In the tense days following the January 3 strike that killed Iranian general Qassem Soleimani, Iranian communities throughout the U.S. had to process a complex, tenuous turn of events. In Los Angeles, which is home to around 87,000 residents of Iranian ancestry, people had mixed reactions to the death of a controversial figure.
Several local Iranian American leaders, said community members—many of whom fled Iran after the 1979 revolution and oppose the current regime—were either indifferent or supportive of Soleimani being killed because of his role in the deaths of roughly 1,500 innocent protestors who had been demonstrating for greater freedoms in Iran this past November.
“The activists mostly welcomed [news of Soleimani’s death] and the fact that the Trump administration is not appeasing the mullahs and their acts of terror like his predecessors,” says Roxanne Ganji, a West L.A. Iranian American political activist.
Still, she acknowledges that no one is in favor of what seemed to be a likely outcome of the strike.
“The Iranians, like everyone else, are worried about the start of a useless and destructive war which in the long run will prolong the life of the Islamic Republic and cause the loss of innocent lives,” she says.
After the Iranian regime recently launched retaliatory missiles at U.S. military bases in Iraq on January 7, resulting in no Americans being killed or injured, local Iranian Americans expressed optimism that the conflict between Iran and the U.S. would soon de-escalate.
“Iranian Americans are relieved that the American and Iranian governments heeded their people’s desire to avoid a war that is neither necessary nor inevitable,” says Sam Yebri, president of 30 Years After, a local Iranian Jewish nonprofit group. “With that said, Soleimani was a terrorist mastermind responsible for killing over 600 Americans. No American should shed a tear for him.”
Several local Iranian American leaders of various faiths declined to comment for fear that what they said might cause the Iranian regime to potentially harm their friends, family or community members still living in Iran.
Bijan Khalili, owner of the Pacoima-based Iranian publishing company Ketab Corporation, says he believes many Iranians living in Southern California still have unhealed wounds from their experiences after the revolution.
“Because of the high level of brutality they experienced from this regime in Iran, it is only logical that some people in the community here in America are still too frightened to speak out against it,” said Khalili.
California Assembly member Adrin Nazarian (D-Van Nuys), currently the only Iranian-born elected official serving in state government, says he’s critical of the Trump administration’s policies, which may indirectly harm innocents in Iran.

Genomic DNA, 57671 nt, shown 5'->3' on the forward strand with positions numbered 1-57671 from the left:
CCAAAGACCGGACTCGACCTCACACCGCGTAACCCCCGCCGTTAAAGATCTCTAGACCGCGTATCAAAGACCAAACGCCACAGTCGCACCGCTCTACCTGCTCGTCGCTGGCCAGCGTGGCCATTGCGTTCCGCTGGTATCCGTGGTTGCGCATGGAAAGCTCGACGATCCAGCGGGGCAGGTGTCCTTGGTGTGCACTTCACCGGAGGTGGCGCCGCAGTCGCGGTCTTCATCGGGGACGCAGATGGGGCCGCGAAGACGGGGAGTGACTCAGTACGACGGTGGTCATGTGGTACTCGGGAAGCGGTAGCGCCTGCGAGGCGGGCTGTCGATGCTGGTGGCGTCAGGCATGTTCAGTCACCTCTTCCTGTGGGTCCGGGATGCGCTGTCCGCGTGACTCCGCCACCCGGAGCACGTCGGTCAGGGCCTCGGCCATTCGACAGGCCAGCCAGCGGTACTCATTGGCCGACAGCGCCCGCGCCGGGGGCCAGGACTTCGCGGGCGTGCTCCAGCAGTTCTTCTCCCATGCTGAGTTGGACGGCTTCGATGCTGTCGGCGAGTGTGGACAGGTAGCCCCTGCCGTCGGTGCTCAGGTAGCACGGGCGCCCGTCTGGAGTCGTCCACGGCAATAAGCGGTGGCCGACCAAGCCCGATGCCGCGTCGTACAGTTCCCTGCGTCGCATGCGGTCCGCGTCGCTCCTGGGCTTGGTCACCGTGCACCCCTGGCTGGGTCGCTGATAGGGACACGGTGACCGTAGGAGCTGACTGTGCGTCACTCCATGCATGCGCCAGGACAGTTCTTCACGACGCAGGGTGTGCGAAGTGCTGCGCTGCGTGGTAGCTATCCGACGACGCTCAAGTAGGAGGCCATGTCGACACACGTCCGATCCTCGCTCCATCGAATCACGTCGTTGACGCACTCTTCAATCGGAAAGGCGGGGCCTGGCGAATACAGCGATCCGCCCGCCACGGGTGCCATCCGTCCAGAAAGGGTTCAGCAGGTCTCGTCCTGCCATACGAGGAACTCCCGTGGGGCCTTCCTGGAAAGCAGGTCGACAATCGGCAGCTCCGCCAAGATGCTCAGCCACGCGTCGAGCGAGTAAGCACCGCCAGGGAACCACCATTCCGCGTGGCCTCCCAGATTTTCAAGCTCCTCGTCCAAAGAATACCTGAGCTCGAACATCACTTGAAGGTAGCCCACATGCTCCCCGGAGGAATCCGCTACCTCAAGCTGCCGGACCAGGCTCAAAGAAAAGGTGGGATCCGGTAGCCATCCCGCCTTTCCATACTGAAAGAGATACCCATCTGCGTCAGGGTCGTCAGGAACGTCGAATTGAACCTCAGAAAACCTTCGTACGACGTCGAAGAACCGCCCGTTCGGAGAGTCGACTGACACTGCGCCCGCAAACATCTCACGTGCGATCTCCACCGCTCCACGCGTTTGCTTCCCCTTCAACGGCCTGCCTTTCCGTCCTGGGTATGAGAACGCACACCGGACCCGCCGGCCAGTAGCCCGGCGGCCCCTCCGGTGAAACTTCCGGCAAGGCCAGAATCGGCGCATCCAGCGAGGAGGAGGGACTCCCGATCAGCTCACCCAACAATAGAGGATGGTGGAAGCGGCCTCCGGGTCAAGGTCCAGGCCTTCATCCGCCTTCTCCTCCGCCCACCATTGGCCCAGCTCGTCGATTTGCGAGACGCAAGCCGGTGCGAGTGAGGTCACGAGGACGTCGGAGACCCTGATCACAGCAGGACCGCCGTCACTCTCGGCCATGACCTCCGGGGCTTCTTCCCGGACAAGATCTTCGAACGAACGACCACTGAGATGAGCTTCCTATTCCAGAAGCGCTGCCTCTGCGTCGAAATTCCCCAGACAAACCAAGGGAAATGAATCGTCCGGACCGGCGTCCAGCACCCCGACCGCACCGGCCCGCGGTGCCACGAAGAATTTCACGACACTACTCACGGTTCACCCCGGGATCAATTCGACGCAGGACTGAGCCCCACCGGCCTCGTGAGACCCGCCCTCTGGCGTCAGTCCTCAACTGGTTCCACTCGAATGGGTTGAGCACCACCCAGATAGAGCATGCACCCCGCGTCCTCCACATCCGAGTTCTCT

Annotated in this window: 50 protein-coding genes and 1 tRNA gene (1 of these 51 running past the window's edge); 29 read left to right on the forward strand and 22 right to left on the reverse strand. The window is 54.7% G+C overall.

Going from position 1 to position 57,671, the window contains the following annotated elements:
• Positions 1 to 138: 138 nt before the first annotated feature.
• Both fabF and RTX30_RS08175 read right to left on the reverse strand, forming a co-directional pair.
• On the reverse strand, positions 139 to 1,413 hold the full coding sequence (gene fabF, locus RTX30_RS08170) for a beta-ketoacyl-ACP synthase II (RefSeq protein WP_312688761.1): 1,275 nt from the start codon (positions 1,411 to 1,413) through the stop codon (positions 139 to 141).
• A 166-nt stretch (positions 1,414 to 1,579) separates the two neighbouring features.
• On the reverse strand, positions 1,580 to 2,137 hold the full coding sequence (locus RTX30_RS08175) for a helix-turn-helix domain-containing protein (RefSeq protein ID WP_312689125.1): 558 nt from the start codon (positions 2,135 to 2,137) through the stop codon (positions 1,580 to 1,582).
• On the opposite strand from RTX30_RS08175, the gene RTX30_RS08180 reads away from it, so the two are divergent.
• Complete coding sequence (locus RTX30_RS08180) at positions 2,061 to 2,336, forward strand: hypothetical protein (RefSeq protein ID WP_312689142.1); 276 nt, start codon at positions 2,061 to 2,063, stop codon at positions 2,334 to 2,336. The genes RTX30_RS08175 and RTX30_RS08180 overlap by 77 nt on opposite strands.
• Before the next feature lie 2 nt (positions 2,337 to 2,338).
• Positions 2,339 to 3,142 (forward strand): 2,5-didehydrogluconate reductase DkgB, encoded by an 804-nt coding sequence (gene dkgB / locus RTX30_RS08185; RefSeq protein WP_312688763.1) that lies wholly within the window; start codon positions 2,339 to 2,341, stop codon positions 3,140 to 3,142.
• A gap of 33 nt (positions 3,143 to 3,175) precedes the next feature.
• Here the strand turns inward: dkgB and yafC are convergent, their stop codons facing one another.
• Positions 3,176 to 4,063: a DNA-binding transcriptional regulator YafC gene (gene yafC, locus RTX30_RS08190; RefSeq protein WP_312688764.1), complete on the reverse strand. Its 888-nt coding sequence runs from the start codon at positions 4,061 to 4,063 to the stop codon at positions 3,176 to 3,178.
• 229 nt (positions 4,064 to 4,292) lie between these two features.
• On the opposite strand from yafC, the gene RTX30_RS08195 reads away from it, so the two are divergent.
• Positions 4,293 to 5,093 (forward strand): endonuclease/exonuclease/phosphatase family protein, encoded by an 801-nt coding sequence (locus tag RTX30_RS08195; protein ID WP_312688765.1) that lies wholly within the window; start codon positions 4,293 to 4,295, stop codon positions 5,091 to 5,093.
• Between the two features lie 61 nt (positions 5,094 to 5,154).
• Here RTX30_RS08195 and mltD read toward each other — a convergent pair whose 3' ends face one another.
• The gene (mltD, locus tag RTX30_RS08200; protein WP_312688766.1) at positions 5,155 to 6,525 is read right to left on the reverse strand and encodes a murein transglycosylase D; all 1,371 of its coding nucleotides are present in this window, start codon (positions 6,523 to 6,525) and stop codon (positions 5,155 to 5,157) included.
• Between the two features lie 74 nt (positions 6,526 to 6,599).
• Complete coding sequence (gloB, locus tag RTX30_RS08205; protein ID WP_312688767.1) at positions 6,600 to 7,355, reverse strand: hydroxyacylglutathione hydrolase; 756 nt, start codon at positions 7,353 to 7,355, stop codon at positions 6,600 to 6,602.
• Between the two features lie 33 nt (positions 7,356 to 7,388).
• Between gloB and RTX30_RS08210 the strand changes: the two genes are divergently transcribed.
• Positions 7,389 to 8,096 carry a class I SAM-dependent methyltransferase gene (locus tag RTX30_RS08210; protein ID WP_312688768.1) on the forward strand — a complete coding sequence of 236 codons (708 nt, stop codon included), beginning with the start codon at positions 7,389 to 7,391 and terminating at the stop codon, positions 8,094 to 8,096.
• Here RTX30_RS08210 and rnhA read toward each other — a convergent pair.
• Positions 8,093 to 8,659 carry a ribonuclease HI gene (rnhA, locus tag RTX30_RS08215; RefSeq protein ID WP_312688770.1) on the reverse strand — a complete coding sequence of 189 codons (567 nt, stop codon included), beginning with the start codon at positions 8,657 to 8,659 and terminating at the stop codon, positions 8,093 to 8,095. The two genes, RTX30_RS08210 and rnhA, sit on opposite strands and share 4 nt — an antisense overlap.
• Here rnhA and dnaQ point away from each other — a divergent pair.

“Whether you’re Muslim, Christian, Jewish, Baha’i, or a member of any other religious group, many members of our Persian community are concerned about their relatives and loved ones in Iran,” said Nazarian who is of Iranian-Armenian heritage and fled Iran with his family more than 30 years ago.
Iranian-American former Beverly Hills mayor Jimmy Delshad says that while the majority of local Iranian Americans have no love for Soleimani or the current regime, many of them do not believe a U.S. war with Iran would solve the crisis between the countries.
“War would be a lose-lose situation for both America and Iran—we all hope this doesn’t escalate into a future war,” Delshad says. “I hope the Iranian regime understands that it needs to talk to this administration and take its threats seriously because this president will not stand for any of their games.”
Local Iranian Americans had the chance to speak directly to Trump administration policy advisor Brian Hook last week about the crisis in Iran. Hook, the current U.S. State Department Special Representative for Iran, appeared for a meeting with community members during a two-day visit to Los Angeles, which had been planned in advance of the events of January 3. (Full disclosure, I moderated a panel with Hook at Eretz Cultural Center.)
“Los Angeles is home to the world’s largest Iranian diaspora and it was very important for me to meet with various members of the community of all faiths living here,” Hook said during a press conference at the Museum of Tolerance. “We have had strong support for the local Iranian community for the administration standing up against to this regime which is not used hearing ‘no’.”
At the museum, Hook had a closed-door meeting on Iran policy with national interfaith and local Iranian leaders. Likewise during his visit, Hook spoke to and took questions from Iranians of various faiths at events held at the Eretz Cultural Center, an Iranian synagogue in Tarzana, and at Sinai Temple in West L.A. Hook also visited the Iranian Nessah Synagogue in Beverly Hills, which was vandalized in December.
As the situation continues to unfold, some local Iranian Americans say they remain pessimistic about the future of their compatriots in Iran.
“There won’t be a war between America and Iran because neither side wants it,” says Saeed Behbahani, owner and correspondent for the Farsi language Mihan TV program based in Mission Viejo. “The things will only change in Iran if the people themselves decide they have had enough and physically remove this criminal regime ruling them.”